By Robert Haugh
The Bay Area Council (BAC) is weighing in on a proposed head tax in Santa Clara.
The business-friendly organization is raising major concerns about the tax and its impact on Santa Clara businesses.
“We understand your desire to seek more revenue from local businesses, particularly through some type of employee head tax,” wrote Jim Wunderman, BAC’s President & CEO in a June 6 letter to the Mayor and City Council.
“However, we have major concerns and would like to caution you about the impact of such an approach and potential consequences.”
According to the organization’s website, more than 330 of the largest employers in the region are members of the BAC.
The head tax proposal has been championed by Councilman Raj Chahal. He said he’s wanted to create one since he took office in 2019.
Last year, Chahal singled out three companies that he wants to pay millions more with an employee head tax. Those companies are Nvidia, Intel and AMD. He said they have a combined market cap of nearly a trillion dollars.
“They can easily afford a few million dollars here and there,” said Chahal. “It’s nothing. It’s peanuts.”
At the Council’s February 8th Priority Setting Meeting, Chahal expanded his list to include other major companies that should also pay a lot more:
- Arista Networks
- Analog Devices
- Applied Materials
- Palo Alto Networks
- Service Now
Chahal also shared a spreadsheet listing their market caps. But the BAC disagrees with Chahal.
“We are in a time of great uncertainty in our region, particularly in our region’s business community. Just about every large employer is reevaluating their long-term strategic growth plans, where they should locate employees and their subsequent need for office space, and should they even need any physical space at all in this era of remote work,” Wunderman wrote.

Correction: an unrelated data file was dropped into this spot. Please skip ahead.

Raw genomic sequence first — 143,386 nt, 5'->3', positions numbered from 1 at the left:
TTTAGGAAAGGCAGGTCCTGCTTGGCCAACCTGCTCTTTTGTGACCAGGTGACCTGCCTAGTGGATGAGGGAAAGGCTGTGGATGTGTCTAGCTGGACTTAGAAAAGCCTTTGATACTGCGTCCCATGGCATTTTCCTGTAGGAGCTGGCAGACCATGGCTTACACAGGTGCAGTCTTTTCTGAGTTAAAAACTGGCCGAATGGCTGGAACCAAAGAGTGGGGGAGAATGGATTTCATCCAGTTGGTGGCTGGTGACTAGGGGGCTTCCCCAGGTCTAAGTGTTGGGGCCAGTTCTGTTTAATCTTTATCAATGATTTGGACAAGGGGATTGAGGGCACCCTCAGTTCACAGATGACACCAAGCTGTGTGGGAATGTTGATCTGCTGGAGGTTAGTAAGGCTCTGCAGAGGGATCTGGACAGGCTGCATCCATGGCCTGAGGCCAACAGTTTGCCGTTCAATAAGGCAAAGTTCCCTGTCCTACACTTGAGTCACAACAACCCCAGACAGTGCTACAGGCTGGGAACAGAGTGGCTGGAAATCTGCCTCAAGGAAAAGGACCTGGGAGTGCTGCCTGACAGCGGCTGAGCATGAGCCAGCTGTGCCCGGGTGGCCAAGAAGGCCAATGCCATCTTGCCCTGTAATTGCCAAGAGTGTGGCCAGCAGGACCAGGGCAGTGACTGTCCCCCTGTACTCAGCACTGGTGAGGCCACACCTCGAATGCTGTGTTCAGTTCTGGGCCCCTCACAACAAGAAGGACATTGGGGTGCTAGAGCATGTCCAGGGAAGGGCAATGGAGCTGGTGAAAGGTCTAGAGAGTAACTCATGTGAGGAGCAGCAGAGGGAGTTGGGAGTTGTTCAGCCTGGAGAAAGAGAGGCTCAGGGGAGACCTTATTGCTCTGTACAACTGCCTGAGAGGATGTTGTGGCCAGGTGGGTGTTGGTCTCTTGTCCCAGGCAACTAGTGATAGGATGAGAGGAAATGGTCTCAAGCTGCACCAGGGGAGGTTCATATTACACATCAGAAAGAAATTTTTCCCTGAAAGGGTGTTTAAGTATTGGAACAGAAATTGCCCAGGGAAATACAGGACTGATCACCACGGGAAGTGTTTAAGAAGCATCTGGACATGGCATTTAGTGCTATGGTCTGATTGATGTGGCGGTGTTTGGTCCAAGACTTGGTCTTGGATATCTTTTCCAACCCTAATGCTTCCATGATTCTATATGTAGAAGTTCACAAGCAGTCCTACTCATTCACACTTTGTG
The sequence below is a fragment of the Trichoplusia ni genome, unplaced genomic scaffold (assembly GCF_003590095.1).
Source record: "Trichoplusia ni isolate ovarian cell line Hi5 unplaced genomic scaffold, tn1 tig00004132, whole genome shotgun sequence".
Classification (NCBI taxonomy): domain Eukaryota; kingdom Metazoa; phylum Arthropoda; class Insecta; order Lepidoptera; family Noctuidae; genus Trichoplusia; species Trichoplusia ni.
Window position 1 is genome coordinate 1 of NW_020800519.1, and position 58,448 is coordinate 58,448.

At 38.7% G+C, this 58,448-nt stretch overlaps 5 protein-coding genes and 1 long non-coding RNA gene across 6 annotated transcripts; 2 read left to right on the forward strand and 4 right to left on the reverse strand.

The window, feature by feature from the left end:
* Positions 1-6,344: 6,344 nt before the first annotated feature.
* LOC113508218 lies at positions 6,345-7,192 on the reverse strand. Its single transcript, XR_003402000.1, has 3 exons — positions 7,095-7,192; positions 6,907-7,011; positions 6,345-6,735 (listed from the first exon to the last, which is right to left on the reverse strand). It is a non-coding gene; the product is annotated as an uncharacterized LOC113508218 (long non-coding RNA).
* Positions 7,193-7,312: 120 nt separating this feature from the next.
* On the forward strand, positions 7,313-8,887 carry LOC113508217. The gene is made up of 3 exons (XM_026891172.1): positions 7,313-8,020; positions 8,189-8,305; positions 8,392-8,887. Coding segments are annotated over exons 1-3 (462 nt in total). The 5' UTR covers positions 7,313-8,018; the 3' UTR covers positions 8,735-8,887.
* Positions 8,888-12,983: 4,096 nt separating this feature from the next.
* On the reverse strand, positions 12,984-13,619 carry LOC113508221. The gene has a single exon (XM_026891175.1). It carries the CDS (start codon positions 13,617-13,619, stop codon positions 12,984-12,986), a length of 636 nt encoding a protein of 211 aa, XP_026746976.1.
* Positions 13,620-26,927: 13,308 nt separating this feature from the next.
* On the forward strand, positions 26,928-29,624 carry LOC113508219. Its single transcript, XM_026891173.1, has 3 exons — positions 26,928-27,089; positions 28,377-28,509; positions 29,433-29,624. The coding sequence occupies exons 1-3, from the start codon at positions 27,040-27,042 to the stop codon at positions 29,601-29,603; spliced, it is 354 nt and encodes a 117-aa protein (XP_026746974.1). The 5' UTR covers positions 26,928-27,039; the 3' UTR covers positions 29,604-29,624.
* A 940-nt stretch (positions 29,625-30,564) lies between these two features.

“Policy decisions made today by local governments are having more influence than ever on where companies chose to call home and we have unfortunately witnessed a great many iconic Bay Area companies choose to relocate people and/or headquarters in just the last two years because of the costs and challenges of operating in this region.”
Wunderman cites Oakland as a case study.
“In recent weeks the City of Oakland, faced with similar fiscal challenges proposed tax increases on their business community that would undoubtedly have caused an exodus of employers and tax revenues from that City.”
“We were able to work with the City, provide an economic analysis of the flawed proposal and ultimately helped broker a compromise solution that met the city’s needs without adversely impacting economic growth. A ‘win win’ for all concerned.”
It’ll be interesting to see in the coming weeks if Chahal convinces his Council colleagues to put the head tax on the ballot.
Then it’ll be interesting to see if the BAC and major employers oppose it.
Stay tuned. This is a developing story.